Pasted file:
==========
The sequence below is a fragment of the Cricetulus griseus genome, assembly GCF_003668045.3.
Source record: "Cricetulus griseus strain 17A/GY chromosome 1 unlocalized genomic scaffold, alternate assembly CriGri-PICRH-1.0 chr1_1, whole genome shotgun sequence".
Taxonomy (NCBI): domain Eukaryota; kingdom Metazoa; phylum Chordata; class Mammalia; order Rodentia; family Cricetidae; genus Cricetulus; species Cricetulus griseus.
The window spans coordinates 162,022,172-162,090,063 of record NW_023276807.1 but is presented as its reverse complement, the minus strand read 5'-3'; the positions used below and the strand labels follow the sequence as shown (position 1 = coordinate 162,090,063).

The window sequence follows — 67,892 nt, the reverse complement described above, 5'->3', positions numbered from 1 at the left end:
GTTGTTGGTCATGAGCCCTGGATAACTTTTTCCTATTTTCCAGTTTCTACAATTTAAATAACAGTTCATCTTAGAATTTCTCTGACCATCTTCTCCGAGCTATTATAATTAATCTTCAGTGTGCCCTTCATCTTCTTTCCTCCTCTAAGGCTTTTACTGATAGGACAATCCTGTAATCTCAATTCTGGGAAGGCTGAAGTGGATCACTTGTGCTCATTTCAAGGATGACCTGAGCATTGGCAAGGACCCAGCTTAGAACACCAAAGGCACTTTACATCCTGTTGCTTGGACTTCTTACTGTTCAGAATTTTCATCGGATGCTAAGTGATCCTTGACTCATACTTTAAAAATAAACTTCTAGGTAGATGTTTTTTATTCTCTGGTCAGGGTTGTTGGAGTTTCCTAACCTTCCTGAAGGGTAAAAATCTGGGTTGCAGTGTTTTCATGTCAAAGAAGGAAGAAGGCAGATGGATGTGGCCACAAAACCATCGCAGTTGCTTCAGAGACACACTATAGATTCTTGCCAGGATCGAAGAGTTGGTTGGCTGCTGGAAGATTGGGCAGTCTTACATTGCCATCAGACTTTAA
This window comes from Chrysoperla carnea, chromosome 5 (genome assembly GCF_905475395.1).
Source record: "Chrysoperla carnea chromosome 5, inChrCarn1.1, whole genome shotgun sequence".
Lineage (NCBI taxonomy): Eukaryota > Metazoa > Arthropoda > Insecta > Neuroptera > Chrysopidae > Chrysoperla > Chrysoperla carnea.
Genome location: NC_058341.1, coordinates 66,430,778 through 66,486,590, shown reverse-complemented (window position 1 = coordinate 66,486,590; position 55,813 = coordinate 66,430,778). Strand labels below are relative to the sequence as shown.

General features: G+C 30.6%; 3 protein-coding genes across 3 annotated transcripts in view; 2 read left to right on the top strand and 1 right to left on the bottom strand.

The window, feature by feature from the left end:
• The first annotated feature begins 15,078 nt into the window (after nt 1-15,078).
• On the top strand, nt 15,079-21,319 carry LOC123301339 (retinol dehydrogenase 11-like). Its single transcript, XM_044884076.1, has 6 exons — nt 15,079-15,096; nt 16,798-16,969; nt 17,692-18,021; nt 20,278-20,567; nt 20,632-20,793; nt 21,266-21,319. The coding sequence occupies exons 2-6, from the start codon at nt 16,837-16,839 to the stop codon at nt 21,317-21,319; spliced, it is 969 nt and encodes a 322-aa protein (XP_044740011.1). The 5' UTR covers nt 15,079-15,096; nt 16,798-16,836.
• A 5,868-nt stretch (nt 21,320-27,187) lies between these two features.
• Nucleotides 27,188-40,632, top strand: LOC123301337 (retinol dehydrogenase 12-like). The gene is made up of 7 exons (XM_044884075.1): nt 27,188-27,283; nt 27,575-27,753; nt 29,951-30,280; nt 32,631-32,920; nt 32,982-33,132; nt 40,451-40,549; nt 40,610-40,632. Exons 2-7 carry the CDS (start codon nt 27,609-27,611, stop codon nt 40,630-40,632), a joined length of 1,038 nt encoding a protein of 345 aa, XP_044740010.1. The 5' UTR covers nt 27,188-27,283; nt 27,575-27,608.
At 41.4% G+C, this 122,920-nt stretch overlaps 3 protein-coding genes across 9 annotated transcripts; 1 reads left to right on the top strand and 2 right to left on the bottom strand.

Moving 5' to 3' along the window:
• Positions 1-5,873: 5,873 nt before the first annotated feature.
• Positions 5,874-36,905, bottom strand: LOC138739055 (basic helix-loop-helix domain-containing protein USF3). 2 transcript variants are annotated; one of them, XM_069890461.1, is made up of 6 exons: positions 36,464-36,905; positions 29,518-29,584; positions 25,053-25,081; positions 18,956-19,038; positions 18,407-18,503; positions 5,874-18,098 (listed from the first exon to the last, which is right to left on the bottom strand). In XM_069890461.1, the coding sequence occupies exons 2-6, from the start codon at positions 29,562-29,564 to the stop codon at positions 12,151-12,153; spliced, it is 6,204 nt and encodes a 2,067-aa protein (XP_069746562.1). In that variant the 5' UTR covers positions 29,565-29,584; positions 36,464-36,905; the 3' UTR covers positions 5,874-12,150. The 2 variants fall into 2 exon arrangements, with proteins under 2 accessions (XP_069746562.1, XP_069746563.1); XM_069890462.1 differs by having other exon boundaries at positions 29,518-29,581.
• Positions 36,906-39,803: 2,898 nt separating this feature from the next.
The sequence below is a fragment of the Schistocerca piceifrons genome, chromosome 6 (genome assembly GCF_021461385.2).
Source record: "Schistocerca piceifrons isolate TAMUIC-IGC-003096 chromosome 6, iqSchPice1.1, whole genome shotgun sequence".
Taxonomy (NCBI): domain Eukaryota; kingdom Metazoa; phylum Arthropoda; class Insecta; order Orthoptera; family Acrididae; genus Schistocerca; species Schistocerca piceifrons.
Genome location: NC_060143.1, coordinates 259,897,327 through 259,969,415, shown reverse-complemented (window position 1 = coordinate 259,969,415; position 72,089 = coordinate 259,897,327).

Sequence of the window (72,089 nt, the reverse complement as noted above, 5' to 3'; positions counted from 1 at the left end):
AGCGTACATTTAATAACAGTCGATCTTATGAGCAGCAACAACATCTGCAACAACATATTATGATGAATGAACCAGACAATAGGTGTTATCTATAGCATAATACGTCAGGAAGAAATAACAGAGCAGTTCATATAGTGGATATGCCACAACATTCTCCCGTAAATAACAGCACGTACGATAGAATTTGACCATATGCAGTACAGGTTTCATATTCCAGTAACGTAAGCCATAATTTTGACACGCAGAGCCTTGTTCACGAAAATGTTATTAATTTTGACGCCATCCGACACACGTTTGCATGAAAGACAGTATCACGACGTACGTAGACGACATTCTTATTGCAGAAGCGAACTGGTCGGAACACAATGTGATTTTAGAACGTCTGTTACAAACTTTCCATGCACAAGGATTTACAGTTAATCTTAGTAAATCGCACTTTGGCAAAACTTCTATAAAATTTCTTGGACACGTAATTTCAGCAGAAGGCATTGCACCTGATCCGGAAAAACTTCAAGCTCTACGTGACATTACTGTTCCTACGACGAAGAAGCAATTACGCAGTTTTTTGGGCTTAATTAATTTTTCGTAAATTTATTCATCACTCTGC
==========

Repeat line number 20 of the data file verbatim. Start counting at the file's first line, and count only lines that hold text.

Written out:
• Positions 5,874-36,905, bottom strand: LOC138739055 (basic helix-loop-helix domain-containing protein USF3). 2 transcript variants are annotated; one of them, XM_069890461.1, is made up of 6 exons: positions 36,464-36,905; positions 29,518-29,584; positions 25,053-25,081; positions 18,956-19,038; positions 18,407-18,503; positions 5,874-18,098 (listed from the first exon to the last, which is right to left on the bottom strand). In XM_069890461.1, the coding sequence occupies exons 2-6, from the start codon at positions 29,562-29,564 to the stop codon at positions 12,151-12,153; spliced, it is 6,204 nt and encodes a 2,067-aa protein (XP_069746562.1). In that variant the 5' UTR covers positions 29,565-29,584; positions 36,464-36,905; the 3' UTR covers positions 5,874-12,150. The 2 variants fall into 2 exon arrangements, with proteins under 2 accessions (XP_069746562.1, XP_069746563.1); XM_069890462.1 differs by having other exon boundaries at positions 29,518-29,581.